Welcome to the global economy
For years, many financial planners treated foreign stocks as an afterthought. While U.S. stocks were subject to securities laws and SEC supervision that helped to protect investors, foreign stock exchanges were seen as unregulated free-for-all markets, where inexperienced investors could easily lose everything.
Even now, many advisors still see foreign markets as riskier than the U.S. -- and as a result, many small investors restrict their overseas investments to a token percentage of their overall portfolio.
But smart investors know better. Guidelines from top institutions, along with renowned individuals such as Warren Buffett, suggest a much larger allocation of your overall portfolio to global investments. In a world where globalization has taken control of economic activity, you can't afford to have a protectionist bent when it comes to investing your own capital.
Enter a global portfolio
That's one reason why the international investing experts at our Motley Fool Global Gains newsletter recommend that you invest fully 60% of the money you have allocated toward stocks in companies outside the States. That may seem like a lot, but it's in line with the amount of economic activity that occurs beyond our borders. Without that level of exposure, you're making a disproportionately large bet on U.S. stocks -- a bet that has worked out well in the past, but which may not work nearly as well in the future.
The world's a big place, though. Once you decide to invest the majority of your stock allocation in overseas stocks, the next choice you have to make is how much to put where. Emerging markets like Brazil and China have been all the rage in recent years, but well-established countries like Germany, Japan, and the United Kingdom have plenty of strong companies that have been good long-term investments for shareholders.
One solution is simply to split your money evenly between developed and emerging international markets. That leaves you with the following:
- Forty percent of your money in stocks that primarily do business in the U.S., including companies with global presence such as McDonald's
(NYSE:MCD), Wal-Mart (NYSE:WMT), and Johnson & Johnson (NYSE:JNJ).
- Thirty percent invested in developed-market stocks such as Toyota Motor
(NYSE:TM)and GlaxoSmithKline (NYSE:GSK).
- Thirty percent in emerging-market companies like Vale
(NYSE:VALE)and Shanda Interactive (NASDAQ:SNDA).
But it's not enough just to pick companies arbitrarily. Ideally, you want to make sure you have the best companies you can find anywhere -- ones that have the greatest opportunities for growth not just in their home countries but around the world. As globalization continues to take root, increased competition in what used to be locally dominated markets will likely shake up existing industry structures across the globe, leading to the same kinds of upheaval in other countries that we've already seen here in the U.S. in the manufacturing industry. You want to make sure you own the right players in that fight.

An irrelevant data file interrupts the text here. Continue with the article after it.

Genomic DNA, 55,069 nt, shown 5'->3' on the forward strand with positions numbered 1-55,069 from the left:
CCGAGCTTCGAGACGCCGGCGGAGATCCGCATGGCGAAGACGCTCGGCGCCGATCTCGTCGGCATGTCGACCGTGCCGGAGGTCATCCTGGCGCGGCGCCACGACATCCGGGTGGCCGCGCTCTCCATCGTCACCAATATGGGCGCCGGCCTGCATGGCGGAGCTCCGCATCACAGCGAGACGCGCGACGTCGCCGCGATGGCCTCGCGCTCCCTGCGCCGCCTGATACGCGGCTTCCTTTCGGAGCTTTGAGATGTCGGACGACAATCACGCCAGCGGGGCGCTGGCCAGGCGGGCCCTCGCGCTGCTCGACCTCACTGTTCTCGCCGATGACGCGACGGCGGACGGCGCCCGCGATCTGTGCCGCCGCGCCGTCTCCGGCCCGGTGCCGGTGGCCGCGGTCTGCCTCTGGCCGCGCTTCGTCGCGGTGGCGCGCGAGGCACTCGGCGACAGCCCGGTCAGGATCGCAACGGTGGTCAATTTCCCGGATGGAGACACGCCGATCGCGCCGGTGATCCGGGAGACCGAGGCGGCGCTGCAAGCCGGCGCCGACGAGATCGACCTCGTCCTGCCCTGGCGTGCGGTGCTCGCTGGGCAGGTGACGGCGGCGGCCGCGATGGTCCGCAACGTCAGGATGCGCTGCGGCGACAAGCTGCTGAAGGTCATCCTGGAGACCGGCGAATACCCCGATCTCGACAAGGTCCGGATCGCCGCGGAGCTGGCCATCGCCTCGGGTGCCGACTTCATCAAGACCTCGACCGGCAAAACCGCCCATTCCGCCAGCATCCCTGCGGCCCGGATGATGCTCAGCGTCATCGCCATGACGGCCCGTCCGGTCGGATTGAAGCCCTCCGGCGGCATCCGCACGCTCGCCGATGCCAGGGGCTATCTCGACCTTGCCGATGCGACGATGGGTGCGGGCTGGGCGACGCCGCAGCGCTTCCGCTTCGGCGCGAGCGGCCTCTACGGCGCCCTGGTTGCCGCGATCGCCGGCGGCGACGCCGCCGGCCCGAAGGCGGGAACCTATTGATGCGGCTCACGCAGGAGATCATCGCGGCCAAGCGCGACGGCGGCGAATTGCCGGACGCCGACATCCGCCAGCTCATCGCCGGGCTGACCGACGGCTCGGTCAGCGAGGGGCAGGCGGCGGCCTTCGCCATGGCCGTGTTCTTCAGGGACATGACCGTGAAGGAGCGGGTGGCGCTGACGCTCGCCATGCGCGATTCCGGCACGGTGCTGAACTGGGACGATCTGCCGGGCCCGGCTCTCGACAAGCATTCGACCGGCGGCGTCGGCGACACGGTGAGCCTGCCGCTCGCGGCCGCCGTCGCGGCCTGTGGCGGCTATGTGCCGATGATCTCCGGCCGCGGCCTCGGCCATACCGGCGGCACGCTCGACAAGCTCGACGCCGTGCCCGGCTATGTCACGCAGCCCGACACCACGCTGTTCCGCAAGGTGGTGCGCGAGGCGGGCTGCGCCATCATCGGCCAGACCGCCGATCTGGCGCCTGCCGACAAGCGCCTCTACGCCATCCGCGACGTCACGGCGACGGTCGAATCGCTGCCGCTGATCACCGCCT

Buy the right stocks
The folks at Global Gains have made that task a little easier for you, suggesting three model portfolios with more precise allocations between various areas of the developed and emerging world that will give you broad geographic diversification. Whether you're a conservative investor with a limited time horizon or an aggressive investor with more latitude to take big risks, those model portfolios can guide you toward the right mix of international stocks for you.
Whatever you do, though, don't ignore the place of international stocks in your investing strategy. Limiting your investing to the U.S. could limit your future returns, making you pass up amazing opportunities that others will cash in on. By looking abroad, you can grab your share of money-making stocks before most investors catch on.
For more on the best stocks around the world, read:
Get the full scoop on our special report, “Build the Perfect Global Portfolio,” by checking out Global Gains today. It's easy -- just click here to get 30 days of free access to everything we offer, including stock recommendations and much more.
Fool contributor Dan Caplinger hopes he'll eventually get to visit all the places his stocks are from. He doesn't own shares of the companies mentioned. Shanda Interactive is a Motley Fool Rule Breakers selection. Wal-Mart is a Motley Fool Inside Value recommendation. Johnson & Johnson is a Motley Fool Income Investor selection. Try any of our Foolish newsletters today, free for 30 days. The Fool's disclosure policy works around the world.